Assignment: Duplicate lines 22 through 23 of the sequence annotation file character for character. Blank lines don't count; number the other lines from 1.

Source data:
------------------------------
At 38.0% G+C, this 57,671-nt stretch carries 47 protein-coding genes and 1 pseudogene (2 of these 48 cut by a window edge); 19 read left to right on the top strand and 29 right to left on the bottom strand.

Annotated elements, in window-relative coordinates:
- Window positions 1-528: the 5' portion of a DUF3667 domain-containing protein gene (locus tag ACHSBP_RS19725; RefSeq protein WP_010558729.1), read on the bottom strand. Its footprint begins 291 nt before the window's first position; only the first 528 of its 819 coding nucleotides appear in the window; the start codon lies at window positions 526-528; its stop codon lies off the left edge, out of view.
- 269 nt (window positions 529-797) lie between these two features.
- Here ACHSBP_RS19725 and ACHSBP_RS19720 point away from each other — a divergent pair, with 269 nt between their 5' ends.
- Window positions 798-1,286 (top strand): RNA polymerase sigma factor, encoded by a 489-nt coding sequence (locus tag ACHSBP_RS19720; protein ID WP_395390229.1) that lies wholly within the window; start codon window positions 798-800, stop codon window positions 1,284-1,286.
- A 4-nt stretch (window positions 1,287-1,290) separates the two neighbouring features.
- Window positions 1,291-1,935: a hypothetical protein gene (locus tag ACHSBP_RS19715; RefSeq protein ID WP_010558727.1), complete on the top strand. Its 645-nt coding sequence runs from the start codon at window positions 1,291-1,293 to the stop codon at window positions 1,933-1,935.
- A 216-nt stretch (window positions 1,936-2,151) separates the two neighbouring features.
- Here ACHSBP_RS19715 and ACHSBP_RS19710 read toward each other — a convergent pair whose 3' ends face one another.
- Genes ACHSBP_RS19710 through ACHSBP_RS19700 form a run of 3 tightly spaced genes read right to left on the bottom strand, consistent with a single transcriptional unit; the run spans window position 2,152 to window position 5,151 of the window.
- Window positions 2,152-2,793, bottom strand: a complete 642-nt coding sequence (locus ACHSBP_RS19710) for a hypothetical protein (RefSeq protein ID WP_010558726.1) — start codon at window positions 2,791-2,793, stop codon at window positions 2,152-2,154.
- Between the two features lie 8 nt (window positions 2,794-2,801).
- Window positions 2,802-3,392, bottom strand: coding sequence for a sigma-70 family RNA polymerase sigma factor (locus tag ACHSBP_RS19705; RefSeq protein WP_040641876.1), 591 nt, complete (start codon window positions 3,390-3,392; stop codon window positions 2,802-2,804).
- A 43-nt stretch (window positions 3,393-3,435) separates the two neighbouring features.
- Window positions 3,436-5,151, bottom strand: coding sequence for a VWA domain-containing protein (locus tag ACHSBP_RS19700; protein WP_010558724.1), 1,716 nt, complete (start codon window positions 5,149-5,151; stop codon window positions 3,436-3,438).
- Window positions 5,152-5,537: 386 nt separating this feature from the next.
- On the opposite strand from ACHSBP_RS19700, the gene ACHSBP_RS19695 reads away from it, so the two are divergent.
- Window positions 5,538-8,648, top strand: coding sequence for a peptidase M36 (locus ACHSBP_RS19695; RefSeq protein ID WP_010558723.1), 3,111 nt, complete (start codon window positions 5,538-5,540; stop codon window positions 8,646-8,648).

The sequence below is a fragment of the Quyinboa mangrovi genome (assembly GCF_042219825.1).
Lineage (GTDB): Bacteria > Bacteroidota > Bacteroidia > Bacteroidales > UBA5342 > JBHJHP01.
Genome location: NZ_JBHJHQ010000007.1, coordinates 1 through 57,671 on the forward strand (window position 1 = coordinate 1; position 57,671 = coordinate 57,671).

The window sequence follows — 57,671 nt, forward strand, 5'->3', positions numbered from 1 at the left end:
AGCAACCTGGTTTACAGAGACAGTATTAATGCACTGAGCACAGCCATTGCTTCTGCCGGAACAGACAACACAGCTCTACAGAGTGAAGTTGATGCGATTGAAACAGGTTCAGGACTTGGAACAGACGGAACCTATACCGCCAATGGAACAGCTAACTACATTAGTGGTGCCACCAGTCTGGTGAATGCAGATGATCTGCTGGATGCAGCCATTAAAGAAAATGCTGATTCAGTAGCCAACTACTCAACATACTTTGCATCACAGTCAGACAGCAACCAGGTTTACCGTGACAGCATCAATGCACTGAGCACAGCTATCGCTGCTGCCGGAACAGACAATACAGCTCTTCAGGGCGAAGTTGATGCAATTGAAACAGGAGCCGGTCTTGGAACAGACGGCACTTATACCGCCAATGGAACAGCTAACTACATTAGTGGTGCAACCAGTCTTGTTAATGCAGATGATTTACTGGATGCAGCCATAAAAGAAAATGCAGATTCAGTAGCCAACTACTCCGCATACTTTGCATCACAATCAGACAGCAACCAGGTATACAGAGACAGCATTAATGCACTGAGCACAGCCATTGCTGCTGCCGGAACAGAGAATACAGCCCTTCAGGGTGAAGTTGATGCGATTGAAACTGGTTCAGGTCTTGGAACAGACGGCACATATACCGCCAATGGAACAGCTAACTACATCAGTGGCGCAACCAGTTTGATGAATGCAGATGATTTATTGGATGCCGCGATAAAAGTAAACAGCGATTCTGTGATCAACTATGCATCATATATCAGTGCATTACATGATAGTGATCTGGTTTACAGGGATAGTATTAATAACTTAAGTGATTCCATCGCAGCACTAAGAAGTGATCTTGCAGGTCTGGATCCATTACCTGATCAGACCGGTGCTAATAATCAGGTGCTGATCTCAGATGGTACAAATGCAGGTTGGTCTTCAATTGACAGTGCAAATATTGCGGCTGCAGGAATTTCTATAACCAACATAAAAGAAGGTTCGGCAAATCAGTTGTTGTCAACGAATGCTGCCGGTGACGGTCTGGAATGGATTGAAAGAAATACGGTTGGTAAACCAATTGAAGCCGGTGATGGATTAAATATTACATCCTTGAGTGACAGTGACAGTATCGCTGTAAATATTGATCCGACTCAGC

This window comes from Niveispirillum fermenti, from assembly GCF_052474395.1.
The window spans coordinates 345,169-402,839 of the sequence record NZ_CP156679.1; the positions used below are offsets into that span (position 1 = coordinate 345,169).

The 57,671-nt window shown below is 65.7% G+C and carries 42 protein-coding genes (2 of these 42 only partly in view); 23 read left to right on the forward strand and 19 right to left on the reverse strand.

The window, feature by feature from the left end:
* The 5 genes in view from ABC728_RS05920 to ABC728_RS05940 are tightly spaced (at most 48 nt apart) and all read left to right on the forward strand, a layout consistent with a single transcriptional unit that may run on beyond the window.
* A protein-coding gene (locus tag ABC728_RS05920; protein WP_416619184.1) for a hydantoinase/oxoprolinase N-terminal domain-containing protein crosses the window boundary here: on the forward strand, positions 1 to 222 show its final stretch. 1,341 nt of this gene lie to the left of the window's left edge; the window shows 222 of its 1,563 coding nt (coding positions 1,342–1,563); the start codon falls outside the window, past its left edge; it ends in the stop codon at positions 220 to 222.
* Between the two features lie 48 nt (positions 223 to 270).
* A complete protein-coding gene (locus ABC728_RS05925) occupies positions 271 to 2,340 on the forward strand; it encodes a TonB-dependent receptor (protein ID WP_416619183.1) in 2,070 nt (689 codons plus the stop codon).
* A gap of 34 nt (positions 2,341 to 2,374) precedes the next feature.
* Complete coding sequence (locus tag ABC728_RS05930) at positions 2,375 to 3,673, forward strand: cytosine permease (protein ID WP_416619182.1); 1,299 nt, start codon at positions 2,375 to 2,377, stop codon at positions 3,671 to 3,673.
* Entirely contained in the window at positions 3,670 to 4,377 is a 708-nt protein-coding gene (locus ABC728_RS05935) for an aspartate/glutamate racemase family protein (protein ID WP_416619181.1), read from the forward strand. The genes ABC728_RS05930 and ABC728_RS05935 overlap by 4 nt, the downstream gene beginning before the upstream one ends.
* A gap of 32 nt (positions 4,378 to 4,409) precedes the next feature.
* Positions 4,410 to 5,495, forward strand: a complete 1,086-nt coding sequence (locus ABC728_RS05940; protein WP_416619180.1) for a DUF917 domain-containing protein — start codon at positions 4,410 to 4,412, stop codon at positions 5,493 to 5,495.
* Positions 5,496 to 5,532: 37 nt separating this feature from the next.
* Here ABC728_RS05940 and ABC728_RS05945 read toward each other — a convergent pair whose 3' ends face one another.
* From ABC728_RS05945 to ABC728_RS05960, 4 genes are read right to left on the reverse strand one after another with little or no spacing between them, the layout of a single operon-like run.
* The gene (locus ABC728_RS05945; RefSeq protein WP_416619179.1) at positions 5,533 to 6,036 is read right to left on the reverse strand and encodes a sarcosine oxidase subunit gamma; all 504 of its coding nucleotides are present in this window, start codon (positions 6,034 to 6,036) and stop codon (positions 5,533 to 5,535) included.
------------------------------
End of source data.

Genome location: NZ_JBHJHQ010000007.1, coordinates 1 through 57,671 on the forward strand (window position 1 = coordinate 1; position 57,671 = coordinate 57,671).

The window sequence follows — 57,671 nt, forward strand, 5'->3', positions numbered from 1 at the left end: